The first crochet hard hat by Lisa Wiseman for Liddell WORKS Project

The very first of the Thinking Caps series, an off white wool crochet hard hat

So I’ve been happily crocheting away on some of the hats for the Liddell WORKS Project. I started with a few simpler ones to get the shape and design worked out, just basic hard hats in crochet, really. But while I say, “basic”, they’re actually pretty complex with-

  • two “shells”, that is, an inner and an outer skin,
  • a central raised, padded section down the middle of the head,
  • a raised, padded lower band, which is shaped to dip down at front and back
  • a reflective stripe in the middle of the head section- usually made from grey mohair mix yarn plied with lurex
  • a wired, padded brim, and
  • a harness inside the hats which is shaped to bend out at the back and swoop around to the other side, then back up into the shell. These harnesses also feature faux adjusting knobs.
Black and orange crochet hard hat by Lisa Wiseman for Liddell WORKS Project

This crochet hard hat has a two tone orange interior with a swirling design, which shows through an openwork black exterior

The series of hard hats are called, “Thinking Caps”, because they’re designed to evoke thoughts, images and memories of Liddell- the idea is that they can be tried on, or even just viewed, and perhaps a person who had worked at Liddell might think of, say particular colours, shapes or textures of a part of the power station. Or perhaps someone who hadn’t seen Liddell might consider the light or colour combinations and contrasts which inspired that hat- or of the people who worked there and wore their own, more usual hard hats.

In keeping with the look of “Lady Liddell” when I visited, I’ve gone for the grubby-coaldusted-slightly-rusty look, using a lot of off white and cream yarns, often flecked with grey or tan, like a sumptuous vintage 12 ply cream Cleckheaton wool with charcoal flecks, or a variegated off white-grey and dull chestnut linen yarn. I’m mostly using 8ply yarn (with some 12 ply where needed to make the hats a little more substantial) natural and synthetic fibres and mixes, including wool, mohair, linen and acrylic.

Hi vis yellow and black crochet hard hat by Lisa Wiseman for Liddell WORKS Project

This hard hat features yellow Freeform lace crochet over a solid black shell and white, feathers yarn harness

This his vis yellow hard hat was crocheted in fabulous faux fur yarn, with a reflective mohair and lurex stripe and fuzzy harness.And then there are the super-bright and hi vis hats! My favourite at present is the hi vis yellow faux fur hat, lined with bright yellow plain textured yarn. It was SO much fun crocheting that faux fur yarn… not. But the effect is amazing, and it’s incredibly soft and fluffy.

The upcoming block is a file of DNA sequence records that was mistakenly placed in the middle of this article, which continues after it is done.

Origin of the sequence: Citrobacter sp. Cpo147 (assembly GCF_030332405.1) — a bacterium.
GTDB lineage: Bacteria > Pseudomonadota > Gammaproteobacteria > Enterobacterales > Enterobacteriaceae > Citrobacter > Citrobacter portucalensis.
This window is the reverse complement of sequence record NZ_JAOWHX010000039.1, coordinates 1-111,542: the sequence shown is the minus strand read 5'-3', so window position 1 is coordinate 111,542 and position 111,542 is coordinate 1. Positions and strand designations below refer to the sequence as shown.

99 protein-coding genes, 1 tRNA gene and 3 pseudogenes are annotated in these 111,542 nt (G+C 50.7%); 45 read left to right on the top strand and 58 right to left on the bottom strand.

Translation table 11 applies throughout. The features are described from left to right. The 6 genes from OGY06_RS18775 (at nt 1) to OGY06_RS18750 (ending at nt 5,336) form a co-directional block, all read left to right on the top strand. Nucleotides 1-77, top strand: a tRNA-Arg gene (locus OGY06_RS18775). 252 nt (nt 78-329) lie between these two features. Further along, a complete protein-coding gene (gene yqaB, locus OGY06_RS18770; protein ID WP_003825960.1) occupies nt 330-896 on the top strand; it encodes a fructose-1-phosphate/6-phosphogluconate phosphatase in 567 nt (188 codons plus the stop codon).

After those fairly simple hats, I got into some lacework- Liddell had loads of dark corners; bright, often coloured light sources and latticed pipework, stairs, louvres, grilles and so on which gave strong contrasts and deep, gridded shadows. So I made a hat with a black inner shell in plain treble crochet and hi vis yellow outer in my take on Freeform lacework, which allowed the black interior to peek through the spaces in the outer, like the dark shadows lurking behind the bright pops of light.

Hi vis yellow faux fur Liddell WORKS Project crochet hard hat

There’s also a hat with an inner which has a swirling two-tone orange design, while the outer, in a black lattice of varied stitches and dimensions, allows the oranges to show through.

A variegated off white-grey and rust linen and wool crochet hard hat, with an assortment of ‘pipes’ attached.But then things started to get interesting… at Liddell there were pipes everywhere- from huge to tiny- from the ubiquitous handrails and stair rails to the great big pipes around the turbines. Pipes in lots of colours and patterns, and all interweaving and interlocking. So I made a hat with pipes.

The Liddell WORKS Project pipes Thinking Cap by Lisa Wiseman

And now? I’m working on a hat which will have about two-foot-long wired appendages sprouting from it… And another which shows a map and the terrain of the area… So many things to make yet- I’m just getting to the really interesting part!

These hats- or at least some of them, depending on space, I suppose- are intended to be shown at the Muswellbrook Art Gallery in 2024 as part of the Liddell WORKS exhibition, which will include works by the sixteen artists in residence.

And meanwhile, there’s a special event coming up at Lake Liddell in October, where I’ll be tutoring workshops, but more of that soon…